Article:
Multidisciplinary Heart Failure Clinics Are Associated With Lower Heart Failure Hospitalization and Mortality: Systematic Review and Meta-analysis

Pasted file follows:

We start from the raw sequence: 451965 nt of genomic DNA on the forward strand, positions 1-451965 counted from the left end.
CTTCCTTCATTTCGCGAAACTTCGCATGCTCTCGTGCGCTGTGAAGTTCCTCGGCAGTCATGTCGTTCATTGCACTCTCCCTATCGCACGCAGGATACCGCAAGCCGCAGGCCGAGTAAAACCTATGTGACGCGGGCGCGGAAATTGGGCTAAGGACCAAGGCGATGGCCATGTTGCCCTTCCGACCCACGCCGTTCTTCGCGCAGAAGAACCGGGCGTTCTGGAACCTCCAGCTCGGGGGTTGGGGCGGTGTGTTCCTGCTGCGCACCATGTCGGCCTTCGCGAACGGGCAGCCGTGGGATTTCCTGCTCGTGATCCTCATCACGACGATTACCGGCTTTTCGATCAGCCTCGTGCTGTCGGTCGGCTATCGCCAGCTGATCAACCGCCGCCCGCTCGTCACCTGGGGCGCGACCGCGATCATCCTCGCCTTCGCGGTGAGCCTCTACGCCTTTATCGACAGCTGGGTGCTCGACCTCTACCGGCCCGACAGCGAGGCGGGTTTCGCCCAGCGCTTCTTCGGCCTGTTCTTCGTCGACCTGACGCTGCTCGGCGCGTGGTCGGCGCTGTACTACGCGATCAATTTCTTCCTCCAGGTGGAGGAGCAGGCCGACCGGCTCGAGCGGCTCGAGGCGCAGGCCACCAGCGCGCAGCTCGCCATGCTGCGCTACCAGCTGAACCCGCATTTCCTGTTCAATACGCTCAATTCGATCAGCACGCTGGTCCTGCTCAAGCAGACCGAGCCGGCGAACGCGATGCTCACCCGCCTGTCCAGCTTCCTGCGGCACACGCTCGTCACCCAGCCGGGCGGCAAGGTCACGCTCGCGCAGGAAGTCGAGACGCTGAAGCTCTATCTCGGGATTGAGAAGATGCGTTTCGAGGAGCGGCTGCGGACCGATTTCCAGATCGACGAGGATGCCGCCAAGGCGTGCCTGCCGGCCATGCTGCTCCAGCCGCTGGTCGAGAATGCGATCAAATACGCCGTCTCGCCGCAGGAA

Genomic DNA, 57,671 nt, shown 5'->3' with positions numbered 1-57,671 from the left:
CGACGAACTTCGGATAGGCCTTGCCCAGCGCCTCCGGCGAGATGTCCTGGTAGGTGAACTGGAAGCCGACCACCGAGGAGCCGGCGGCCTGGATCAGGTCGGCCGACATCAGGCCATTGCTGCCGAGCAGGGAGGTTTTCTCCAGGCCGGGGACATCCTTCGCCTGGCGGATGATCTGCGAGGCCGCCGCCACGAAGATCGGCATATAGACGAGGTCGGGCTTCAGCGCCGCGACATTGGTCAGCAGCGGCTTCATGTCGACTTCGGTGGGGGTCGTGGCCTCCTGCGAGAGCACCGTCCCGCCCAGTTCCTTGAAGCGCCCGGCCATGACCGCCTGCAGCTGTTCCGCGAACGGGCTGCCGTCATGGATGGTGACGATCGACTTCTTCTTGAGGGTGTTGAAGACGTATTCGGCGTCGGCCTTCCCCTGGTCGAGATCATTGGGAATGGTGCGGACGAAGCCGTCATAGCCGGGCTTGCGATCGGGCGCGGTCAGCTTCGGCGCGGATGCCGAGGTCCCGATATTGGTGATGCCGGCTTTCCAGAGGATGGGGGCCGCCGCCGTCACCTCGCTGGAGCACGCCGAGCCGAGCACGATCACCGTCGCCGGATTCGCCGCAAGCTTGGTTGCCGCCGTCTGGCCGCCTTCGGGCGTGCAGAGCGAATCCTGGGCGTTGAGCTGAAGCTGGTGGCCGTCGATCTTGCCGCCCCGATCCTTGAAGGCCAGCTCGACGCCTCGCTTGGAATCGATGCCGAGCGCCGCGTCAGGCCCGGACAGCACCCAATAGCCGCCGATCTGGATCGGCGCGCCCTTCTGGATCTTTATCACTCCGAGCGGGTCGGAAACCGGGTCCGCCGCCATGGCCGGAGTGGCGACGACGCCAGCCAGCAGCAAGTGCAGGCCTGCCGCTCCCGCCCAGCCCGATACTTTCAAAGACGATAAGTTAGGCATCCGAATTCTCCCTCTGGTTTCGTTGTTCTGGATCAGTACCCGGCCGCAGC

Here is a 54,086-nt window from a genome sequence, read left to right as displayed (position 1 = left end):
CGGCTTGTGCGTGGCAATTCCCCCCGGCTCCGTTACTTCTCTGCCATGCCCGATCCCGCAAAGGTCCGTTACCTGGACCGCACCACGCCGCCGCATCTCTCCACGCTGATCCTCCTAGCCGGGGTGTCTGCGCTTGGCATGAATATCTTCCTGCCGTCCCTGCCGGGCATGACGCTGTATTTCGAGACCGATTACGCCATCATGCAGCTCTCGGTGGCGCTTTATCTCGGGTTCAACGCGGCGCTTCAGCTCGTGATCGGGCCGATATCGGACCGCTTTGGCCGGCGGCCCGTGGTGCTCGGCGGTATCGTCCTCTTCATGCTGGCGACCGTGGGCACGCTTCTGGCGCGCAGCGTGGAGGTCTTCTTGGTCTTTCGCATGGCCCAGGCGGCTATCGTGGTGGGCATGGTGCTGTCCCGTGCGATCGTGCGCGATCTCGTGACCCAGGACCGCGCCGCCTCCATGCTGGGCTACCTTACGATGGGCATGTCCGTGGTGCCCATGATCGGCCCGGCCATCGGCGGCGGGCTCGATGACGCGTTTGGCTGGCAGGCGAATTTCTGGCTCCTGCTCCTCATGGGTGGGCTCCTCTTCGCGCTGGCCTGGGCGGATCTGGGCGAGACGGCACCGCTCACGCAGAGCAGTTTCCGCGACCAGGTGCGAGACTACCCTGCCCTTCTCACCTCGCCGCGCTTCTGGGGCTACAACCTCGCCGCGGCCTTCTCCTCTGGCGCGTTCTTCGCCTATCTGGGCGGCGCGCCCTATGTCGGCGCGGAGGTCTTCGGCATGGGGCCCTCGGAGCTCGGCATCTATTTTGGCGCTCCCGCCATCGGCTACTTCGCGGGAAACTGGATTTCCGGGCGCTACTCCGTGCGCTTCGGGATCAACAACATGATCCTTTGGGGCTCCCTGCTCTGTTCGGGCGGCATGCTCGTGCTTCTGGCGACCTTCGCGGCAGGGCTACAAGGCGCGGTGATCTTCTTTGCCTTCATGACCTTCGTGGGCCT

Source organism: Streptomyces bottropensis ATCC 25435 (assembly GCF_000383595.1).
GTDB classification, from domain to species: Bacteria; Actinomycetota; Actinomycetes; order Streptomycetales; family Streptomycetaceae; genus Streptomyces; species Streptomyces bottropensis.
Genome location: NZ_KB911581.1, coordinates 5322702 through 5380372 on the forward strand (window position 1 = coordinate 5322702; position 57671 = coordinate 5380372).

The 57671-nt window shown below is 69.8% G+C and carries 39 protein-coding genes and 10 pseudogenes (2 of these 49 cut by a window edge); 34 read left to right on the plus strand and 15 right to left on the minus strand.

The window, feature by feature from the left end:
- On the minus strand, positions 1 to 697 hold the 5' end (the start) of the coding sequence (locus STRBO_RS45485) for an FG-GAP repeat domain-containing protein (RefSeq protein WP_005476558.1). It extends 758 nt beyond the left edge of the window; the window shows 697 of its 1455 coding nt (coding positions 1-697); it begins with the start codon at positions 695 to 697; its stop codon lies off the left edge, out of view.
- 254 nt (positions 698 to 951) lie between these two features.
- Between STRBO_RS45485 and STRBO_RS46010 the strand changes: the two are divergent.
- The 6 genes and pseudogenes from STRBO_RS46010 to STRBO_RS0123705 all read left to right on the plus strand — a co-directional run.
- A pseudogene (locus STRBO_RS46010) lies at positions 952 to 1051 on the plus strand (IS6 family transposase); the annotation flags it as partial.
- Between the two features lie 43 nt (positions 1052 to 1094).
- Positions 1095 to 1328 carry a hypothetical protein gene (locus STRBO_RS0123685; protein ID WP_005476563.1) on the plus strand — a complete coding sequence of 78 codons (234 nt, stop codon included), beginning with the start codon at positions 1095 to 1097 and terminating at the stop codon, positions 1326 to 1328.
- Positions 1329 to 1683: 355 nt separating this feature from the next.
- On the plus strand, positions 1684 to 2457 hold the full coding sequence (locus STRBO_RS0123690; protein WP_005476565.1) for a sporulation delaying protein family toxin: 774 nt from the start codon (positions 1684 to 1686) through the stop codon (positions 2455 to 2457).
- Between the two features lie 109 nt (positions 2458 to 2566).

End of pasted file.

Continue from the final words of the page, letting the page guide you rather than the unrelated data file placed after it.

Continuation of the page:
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BACKGROUND: Heart failure (HF) clinics (HFCs) are an integral aspect of the strategy for community HF care. METHODS: A systematic search was conducted to retrieve studies. We searched for candidate articles in the PubMed, EMBASE, and Cochrane databases from 1990 to January 2017. RESULTS: We included 16 randomized controlled trials in the meta-analysis with 3999 patients. The HFC group had a lower incidence of the primary composite end point of HF hospitalization and all-cause mortality (odds ratio [OR], 0.58; P = 0.0003). The benefit was maintained when stratified according to non-nurse led HFCs (OR, 0.52; P = 0.003), clinics that followed-up patients ≥ 3 months (OR, 0.51; P = 0.0009), patients with mean ejection fraction ≤ 30% (OR, 0.39; P = 0.02), and ejection fraction > 30% (OR, 0.72; P = 0.02), and patients with recent hospitalization for HF (OR, 0.51; P = 0.0001). There was no benefit in patients who were seen in HFCs with limited follow-up ≤ 3 months (OR, 0.91; P = 0.69), patients with stable HF without recent hospitalization (OR, 0.95; P = 0.70), and studies published after 2008 (OR, 0.89; P = 0.31). Patients in the HFC group had lower HF hospitalization rates (OR, 0.68; P = 0.003), however, no significant difference in all-cause hospitalization (OR, 1.04; P = 0.33). There was lower all-cause mortality in the HFC group (OR, 0.71; P = 0.006). CONCLUSIONS: The results of our analysis show a benefit of HFC to reduce HF hospitalization, and all-cause mortality. This was a cumulative benefit of all randomized clinical trials that assessed the benefit of HFC, with additional analysis showing a greater benefit among patients with recent emergency room visit or hospitalization, and patients seen frequently in follow-up ≥ 3 months.
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